hedge funds and uncorrelated returns

beta     

One of the initial topics in my first investment course in graduate school was beta, a measure of the relationship ( generated from a regression analysis) between the price changes of an individual stock and those of the market.  A stock with a beta of 1.1, for example, tends to move in the same direction as the market but 10% more strongly.  One with a beta of 0.9 tends to move in the same direction as the market but 10% less strongly.  The beta of a stock portfolio is the weighted average of the betas of its constituents.

the beta of gold stocks

At the end of the class, the teacher posed a question that would be the first item for discussion the following week.  Gold stocks have a beta of 0.  What does that mean?

The mechanical, but wrong answer, is that gold stocks lower the beta, and therefore the riskiness, of the entire portfolio.  If I have two tech stocks, their combined beta may be 1.2.  For two utility stocks, the beta might be 0.8.  For all four in equal amounts, then, the beta is 1.0, the beta of the market.  Take two tech stocks and add two gold stocks and the beta for the group is 0.6. But this doesn’t mean the result is a super-defensive portfolio.

A beta of 0 doesn’t mean the stock is riskless.  It means that the stock returns are uncorrelated with those of the stock market.  So adding one of these doesn’t lower the risk of the portfolio.  Instead, it introduces a new dimension of risk, one that may be hard to assess.

a painful lesson   

Portfolio managers who embraced beta in its infancy didn’t get this. They assumed uncorrelated= riskless, learned the hard way that this isn’t true when their supposedly defensive portfolios imploded due to sharply underperforming gold issues.

uncorrelated redux      

I’ve been looking at marketing materials for financial planning firms recently.  Allocations to hedge funds are being touted with the idea that their returns are uncorrelated to those of stocks or bonds. This is substantially different from the original claims for this investment form. Over the past fifteen years or so, the hedge fund pitch has gone from being one of higher-than-market returns, to low-but-always-positive returns, to the present uncorrelated.

The reason is that in the aggregate hedge fund returns have consistently been lower than those for index funds for many years and that they do have years where their returns are negative.  What’s left?   …uncorrelated, just like zero-beta gold stocks.  I guess it has been revived because the last “uncorrelated” investment disaster is so far in the past that few remember it.

why hedge funds?

Why have hedge funds at all in a managed portfolio?  They must have some marketing appeal, sort of like tax shelter partnerships or huge fins on the back of a car, that are aimed at the ego–not the wallet–of the client.  A darker reason is that the sponsoring organization may also run the funds, and would miss the huge fees they generate for their managers.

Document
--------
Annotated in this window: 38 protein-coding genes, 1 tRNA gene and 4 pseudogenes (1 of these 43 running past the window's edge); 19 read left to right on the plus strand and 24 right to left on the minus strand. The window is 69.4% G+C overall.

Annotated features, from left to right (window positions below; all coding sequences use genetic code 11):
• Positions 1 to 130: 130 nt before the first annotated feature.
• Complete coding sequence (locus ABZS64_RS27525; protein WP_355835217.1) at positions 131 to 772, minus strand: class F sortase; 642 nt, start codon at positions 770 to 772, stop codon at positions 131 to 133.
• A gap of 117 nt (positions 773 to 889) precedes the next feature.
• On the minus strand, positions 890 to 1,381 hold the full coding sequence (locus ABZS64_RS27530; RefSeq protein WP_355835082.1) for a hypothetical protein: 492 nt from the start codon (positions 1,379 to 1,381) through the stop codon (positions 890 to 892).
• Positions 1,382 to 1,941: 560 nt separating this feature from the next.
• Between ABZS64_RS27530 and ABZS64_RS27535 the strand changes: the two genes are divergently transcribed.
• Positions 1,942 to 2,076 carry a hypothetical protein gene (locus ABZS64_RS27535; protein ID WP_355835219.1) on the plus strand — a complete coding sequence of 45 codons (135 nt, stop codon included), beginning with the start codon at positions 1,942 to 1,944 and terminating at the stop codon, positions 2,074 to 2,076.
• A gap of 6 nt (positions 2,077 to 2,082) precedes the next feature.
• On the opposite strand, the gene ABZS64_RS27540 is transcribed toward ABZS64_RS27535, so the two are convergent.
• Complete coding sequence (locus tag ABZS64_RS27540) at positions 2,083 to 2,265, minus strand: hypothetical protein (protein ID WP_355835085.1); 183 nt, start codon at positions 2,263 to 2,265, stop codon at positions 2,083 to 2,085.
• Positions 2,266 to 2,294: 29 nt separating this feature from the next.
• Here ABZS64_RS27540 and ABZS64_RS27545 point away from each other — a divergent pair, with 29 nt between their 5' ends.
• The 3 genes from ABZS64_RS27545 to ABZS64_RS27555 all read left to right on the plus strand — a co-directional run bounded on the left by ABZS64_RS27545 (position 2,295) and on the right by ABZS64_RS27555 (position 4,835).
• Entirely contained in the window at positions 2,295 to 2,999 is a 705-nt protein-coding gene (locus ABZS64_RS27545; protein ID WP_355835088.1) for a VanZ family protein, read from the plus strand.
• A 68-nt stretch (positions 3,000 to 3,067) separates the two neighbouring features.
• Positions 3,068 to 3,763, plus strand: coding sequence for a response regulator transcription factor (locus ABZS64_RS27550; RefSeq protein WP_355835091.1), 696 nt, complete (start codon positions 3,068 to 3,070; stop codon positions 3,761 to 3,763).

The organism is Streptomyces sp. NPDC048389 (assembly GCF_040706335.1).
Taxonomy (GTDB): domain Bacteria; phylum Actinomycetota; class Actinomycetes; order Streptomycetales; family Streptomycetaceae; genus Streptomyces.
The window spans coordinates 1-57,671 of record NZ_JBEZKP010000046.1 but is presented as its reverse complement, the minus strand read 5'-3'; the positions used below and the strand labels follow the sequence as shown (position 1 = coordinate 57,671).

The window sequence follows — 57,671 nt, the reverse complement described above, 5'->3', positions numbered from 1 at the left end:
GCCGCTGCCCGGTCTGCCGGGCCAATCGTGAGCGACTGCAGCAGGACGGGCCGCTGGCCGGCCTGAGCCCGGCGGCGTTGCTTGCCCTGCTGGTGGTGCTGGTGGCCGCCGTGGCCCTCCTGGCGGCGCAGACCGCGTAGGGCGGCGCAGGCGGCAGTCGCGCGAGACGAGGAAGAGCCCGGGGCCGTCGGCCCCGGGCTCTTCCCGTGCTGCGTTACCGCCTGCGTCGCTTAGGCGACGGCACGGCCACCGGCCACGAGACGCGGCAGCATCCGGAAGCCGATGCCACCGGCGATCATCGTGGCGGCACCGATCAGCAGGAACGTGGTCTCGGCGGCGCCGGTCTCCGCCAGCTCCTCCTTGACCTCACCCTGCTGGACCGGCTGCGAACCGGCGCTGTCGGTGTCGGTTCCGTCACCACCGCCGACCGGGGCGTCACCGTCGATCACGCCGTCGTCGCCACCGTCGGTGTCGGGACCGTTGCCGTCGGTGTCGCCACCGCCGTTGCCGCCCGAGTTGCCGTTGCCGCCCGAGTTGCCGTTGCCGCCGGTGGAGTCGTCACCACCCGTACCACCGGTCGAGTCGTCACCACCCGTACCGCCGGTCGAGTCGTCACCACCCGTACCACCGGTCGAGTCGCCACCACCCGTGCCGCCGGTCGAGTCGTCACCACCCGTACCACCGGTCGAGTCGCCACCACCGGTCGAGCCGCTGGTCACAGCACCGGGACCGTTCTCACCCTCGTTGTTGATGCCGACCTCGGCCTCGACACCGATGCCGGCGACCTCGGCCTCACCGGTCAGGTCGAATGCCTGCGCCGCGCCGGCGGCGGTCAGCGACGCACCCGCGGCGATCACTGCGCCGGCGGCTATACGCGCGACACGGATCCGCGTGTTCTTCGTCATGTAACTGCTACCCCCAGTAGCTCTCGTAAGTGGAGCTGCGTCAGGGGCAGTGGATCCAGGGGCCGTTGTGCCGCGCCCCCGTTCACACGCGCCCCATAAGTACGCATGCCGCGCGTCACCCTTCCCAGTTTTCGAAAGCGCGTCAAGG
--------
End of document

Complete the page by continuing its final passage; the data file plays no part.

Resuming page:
August-October in mutual fund/ETF-land

 August has traditionally been a slow month in financial markets, for two reasons:

–Europe, including European factories and stock markets, pretty much closes up for the month and everyone goes on vacation

–on this side of the Atlantic, high-level Wall Streeters head for the Hamptons, leaving behind cellphone numbers and assistants who have less authority to make independent decisions–and who certainly don’t execute changes in strategy.

Yes, in today’s world the EU is much less significant than it used to be and Industrials as a group are a mere shadow of their former selves.  But the vacation effect is still a powerful soporific.

 

In September, mutual fund/ETF minds turn toward the end of the fiscal year, which occurs on Halloween.

Mutual funds/ETFs are special-purpose corporations.  Their activities are restricted to investing; they’re required to distribute to shareholders as dividends each year virtually all of the profits they recognize.  (In return for these limitations, they’re exempt from corporate income tax on their gains.)

About thirty years ago, with government encouragement, the industry moved up the end of its fiscal year from December to October.  This gave funds two months post-yearend to put their books in order and get checks in the mail in December, so the IRS could collect income tax from holders on those distributions in the current year.

Because of this, fund/ETF preparation for the October 31st yearend typically begins in early or mid-September.  It invariably involves selling.

How so?

For reasons that completely escape me, mutual fund holders like to receive distributions. They regard it as a mark of success.  And they seem to like a payout of around 2% -3% of asset value.